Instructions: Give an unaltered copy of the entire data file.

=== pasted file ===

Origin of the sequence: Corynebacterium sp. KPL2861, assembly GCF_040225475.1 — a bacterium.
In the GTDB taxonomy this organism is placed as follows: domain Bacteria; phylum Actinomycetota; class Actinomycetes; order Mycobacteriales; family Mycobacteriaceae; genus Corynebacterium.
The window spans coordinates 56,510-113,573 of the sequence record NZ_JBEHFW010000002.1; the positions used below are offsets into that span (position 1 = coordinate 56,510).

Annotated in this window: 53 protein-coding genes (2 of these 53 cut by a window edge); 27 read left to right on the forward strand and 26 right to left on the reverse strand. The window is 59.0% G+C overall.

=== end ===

Origin of the sequence: Corynebacterium sp. KPL2861, assembly GCF_040225475.1 — a bacterium.
In the GTDB taxonomy this organism is placed as follows: domain Bacteria; phylum Actinomycetota; class Actinomycetes; order Mycobacteriales; family Mycobacteriaceae; genus Corynebacterium.
The window spans coordinates 56,510-113,573 of the sequence record NZ_JBEHFW010000002.1; the positions used below are offsets into that span (position 1 = coordinate 56,510).

Annotated in this window: 53 protein-coding genes (2 of these 53 cut by a window edge); 27 read left to right on the forward strand and 26 right to left on the reverse strand. The window is 59.0% G+C overall.